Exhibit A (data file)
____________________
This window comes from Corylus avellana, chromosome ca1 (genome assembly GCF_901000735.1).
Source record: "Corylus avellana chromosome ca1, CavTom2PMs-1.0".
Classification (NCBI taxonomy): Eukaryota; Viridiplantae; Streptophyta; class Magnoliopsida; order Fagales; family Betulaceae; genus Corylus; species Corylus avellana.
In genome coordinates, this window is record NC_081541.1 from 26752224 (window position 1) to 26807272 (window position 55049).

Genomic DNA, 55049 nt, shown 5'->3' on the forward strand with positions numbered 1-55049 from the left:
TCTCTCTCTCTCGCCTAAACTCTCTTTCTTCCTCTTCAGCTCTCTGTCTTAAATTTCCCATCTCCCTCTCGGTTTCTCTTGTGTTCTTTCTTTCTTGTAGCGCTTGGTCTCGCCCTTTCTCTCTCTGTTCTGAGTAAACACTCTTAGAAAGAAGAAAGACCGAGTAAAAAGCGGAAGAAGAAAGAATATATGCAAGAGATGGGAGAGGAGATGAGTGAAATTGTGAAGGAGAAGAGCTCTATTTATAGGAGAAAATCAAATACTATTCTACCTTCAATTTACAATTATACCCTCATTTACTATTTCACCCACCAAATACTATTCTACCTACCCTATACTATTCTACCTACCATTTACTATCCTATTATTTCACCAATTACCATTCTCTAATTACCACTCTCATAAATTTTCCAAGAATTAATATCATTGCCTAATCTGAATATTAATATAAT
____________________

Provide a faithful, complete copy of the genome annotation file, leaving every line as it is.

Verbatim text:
This window comes from Corylus avellana, chromosome ca1 (genome assembly GCF_901000735.1).
Source record: "Corylus avellana chromosome ca1, CavTom2PMs-1.0".
Classification (NCBI taxonomy): Eukaryota; Viridiplantae; Streptophyta; class Magnoliopsida; order Fagales; family Betulaceae; genus Corylus; species Corylus avellana.
In genome coordinates, this window is record NC_081541.1 from 26752224 (window position 1) to 26807272 (window position 55049).

Genomic DNA, 55049 nt, shown 5'->3' on the forward strand with positions numbered 1-55049 from the left:
TCTCTCTCTCTCGCCTAAACTCTCTTTCTTCCTCTTCAGCTCTCTGTCTTAAATTTCCCATCTCCCTCTCGGTTTCTCTTGTGTTCTTTCTTTCTTGTAGCGCTTGGTCTCGCCCTTTCTCTCTCTGTTCTGAGTAAACACTCTTAGAAAGAAGAAAGACCGAGTAAAAAGCGGAAGAAGAAAGAATATATGCAAGAGATGGGAGAGGAGATGAGTGAAATTGTGAAGGAGAAGAGCTCTATTTATAGGAGAAAATCAAATACTATTCTACCTTCAATTTACAATTATACCCTCATTTACTATTTCACCCACCAAATACTATTCTACCTACCCTATACTATTCTACCTACCATTTACTATCCTATTATTTCACCAATTACCATTCTCTAATTACCACTCTCATAAATTTTCCAAGAATTAATATCATTGCCTAATCTGAATATTAATATAAT